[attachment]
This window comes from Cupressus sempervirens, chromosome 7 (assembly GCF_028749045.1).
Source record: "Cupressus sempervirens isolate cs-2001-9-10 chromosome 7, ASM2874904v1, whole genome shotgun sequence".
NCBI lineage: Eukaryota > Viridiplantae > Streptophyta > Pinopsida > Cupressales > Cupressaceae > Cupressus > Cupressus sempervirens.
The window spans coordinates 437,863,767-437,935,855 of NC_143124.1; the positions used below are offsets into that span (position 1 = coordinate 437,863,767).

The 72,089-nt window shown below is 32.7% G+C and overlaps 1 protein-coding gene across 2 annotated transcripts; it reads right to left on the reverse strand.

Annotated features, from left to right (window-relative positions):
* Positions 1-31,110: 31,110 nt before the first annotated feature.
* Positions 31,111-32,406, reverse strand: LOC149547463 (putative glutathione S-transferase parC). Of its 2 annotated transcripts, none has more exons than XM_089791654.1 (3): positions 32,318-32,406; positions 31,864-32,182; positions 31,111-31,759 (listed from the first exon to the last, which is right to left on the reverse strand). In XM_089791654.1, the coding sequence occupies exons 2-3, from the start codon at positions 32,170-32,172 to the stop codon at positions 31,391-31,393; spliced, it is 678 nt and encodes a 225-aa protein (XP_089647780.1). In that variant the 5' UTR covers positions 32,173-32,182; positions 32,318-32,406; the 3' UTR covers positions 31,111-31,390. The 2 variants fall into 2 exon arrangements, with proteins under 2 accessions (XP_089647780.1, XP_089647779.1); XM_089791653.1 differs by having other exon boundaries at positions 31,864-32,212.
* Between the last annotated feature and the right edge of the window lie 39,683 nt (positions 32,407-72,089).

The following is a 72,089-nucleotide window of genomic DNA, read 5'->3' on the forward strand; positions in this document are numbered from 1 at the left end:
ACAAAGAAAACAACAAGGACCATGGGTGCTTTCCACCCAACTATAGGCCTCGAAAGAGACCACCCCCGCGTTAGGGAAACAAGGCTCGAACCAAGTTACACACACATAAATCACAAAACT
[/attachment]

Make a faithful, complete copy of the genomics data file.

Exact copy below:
This window comes from Cupressus sempervirens, chromosome 7 (assembly GCF_028749045.1).
Source record: "Cupressus sempervirens isolate cs-2001-9-10 chromosome 7, ASM2874904v1, whole genome shotgun sequence".
NCBI lineage: Eukaryota > Viridiplantae > Streptophyta > Pinopsida > Cupressales > Cupressaceae > Cupressus > Cupressus sempervirens.
The window spans coordinates 437,863,767-437,935,855 of NC_143124.1; the positions used below are offsets into that span (position 1 = coordinate 437,863,767).

The 72,089-nt window shown below is 32.7% G+C and overlaps 1 protein-coding gene across 2 annotated transcripts; it reads right to left on the reverse strand.

Annotated features, from left to right (window-relative positions):
* Positions 1-31,110: 31,110 nt before the first annotated feature.
* Positions 31,111-32,406, reverse strand: LOC149547463 (putative glutathione S-transferase parC). Of its 2 annotated transcripts, none has more exons than XM_089791654.1 (3): positions 32,318-32,406; positions 31,864-32,182; positions 31,111-31,759 (listed from the first exon to the last, which is right to left on the reverse strand). In XM_089791654.1, the coding sequence occupies exons 2-3, from the start codon at positions 32,170-32,172 to the stop codon at positions 31,391-31,393; spliced, it is 678 nt and encodes a 225-aa protein (XP_089647780.1). In that variant the 5' UTR covers positions 32,173-32,182; positions 32,318-32,406; the 3' UTR covers positions 31,111-31,390. The 2 variants fall into 2 exon arrangements, with proteins under 2 accessions (XP_089647780.1, XP_089647779.1); XM_089791653.1 differs by having other exon boundaries at positions 31,864-32,212.
* Between the last annotated feature and the right edge of the window lie 39,683 nt (positions 32,407-72,089).

The following is a 72,089-nucleotide window of genomic DNA, read 5'->3' on the forward strand; positions in this document are numbered from 1 at the left end:
ACAAAGAAAACAACAAGGACCATGGGTGCTTTCCACCCAACTATAGGCCTCGAAAGAGACCACCCCCGCGTTAGGGAAACAAGGCTCGAACCAAGTTACACACACATAAATCACAAAACT